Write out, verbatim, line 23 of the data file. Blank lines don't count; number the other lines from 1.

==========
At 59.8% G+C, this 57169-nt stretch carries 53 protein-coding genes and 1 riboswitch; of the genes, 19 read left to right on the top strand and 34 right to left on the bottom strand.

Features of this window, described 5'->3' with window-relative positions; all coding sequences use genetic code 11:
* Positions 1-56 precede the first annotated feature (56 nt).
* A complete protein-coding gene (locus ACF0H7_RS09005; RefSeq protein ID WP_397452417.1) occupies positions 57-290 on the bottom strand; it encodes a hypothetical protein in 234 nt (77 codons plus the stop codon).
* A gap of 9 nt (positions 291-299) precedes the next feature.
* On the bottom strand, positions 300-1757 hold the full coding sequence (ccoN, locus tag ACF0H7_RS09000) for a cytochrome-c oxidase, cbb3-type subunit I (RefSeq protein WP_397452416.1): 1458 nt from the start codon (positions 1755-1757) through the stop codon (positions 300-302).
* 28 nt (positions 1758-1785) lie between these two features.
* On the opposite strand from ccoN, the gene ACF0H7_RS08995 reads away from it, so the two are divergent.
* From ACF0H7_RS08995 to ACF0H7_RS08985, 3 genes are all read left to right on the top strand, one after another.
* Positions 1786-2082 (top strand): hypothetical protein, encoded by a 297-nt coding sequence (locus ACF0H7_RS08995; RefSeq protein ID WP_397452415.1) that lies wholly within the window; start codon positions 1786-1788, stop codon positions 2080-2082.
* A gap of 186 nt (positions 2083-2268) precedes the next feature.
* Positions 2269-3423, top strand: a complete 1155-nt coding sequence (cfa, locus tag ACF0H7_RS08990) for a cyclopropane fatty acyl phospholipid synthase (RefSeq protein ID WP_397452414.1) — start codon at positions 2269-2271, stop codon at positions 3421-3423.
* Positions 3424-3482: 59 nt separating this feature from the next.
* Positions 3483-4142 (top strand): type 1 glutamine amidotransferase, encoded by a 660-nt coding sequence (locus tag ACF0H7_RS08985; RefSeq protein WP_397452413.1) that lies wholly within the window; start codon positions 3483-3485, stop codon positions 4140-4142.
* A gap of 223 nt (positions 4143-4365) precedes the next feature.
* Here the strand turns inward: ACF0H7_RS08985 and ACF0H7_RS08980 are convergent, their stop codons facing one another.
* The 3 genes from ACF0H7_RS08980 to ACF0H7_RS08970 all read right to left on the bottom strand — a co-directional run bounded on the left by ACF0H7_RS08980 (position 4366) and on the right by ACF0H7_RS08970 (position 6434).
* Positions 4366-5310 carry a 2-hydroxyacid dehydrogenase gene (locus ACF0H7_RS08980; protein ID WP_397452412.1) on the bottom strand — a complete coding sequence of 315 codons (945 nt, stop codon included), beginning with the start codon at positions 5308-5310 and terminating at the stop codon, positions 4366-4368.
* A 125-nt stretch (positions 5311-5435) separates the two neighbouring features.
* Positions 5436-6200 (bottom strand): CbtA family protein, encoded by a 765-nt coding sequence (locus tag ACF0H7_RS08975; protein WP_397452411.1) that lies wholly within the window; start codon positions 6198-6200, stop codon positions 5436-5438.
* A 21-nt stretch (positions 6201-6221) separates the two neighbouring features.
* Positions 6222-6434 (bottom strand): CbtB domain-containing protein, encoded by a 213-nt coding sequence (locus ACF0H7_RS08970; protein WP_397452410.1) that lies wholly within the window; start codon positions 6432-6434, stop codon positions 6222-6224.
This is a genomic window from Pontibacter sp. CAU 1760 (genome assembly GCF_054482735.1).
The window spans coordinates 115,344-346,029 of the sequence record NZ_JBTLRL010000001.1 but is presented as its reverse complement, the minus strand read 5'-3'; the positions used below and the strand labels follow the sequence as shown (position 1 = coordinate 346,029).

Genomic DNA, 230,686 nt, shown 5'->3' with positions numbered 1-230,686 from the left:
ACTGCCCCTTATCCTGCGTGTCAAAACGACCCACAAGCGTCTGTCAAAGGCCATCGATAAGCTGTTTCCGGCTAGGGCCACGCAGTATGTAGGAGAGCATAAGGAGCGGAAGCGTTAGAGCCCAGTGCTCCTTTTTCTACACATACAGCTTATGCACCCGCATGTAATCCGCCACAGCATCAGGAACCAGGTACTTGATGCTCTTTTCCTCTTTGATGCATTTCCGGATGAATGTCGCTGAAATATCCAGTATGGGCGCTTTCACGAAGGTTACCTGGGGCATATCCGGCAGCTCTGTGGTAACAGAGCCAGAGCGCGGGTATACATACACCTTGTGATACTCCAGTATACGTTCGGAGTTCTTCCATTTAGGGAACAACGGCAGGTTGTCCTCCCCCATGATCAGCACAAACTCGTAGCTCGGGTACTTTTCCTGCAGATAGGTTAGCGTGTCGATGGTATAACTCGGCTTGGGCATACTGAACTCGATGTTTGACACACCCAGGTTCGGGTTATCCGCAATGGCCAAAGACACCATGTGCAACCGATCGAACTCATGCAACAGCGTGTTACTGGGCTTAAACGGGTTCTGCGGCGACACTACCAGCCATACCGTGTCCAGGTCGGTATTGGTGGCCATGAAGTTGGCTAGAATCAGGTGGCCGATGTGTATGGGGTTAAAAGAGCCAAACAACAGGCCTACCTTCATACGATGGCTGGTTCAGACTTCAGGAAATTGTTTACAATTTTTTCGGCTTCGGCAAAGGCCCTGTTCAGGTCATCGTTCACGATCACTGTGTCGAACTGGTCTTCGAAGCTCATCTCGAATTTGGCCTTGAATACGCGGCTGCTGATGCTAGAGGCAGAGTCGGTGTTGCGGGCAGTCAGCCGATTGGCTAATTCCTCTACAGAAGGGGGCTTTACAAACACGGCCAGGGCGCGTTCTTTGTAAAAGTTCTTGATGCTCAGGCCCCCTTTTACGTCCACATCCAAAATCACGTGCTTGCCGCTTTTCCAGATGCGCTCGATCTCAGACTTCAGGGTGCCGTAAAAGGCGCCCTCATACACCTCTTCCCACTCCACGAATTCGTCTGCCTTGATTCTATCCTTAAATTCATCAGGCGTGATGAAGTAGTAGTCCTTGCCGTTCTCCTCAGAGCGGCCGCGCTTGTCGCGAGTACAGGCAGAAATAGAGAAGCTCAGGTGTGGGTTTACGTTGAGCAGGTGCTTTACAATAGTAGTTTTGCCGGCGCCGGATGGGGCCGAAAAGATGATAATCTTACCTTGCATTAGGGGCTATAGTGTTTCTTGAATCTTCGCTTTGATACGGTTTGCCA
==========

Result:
This is a genomic window from Pontibacter sp. CAU 1760 (genome assembly GCF_054482735.1).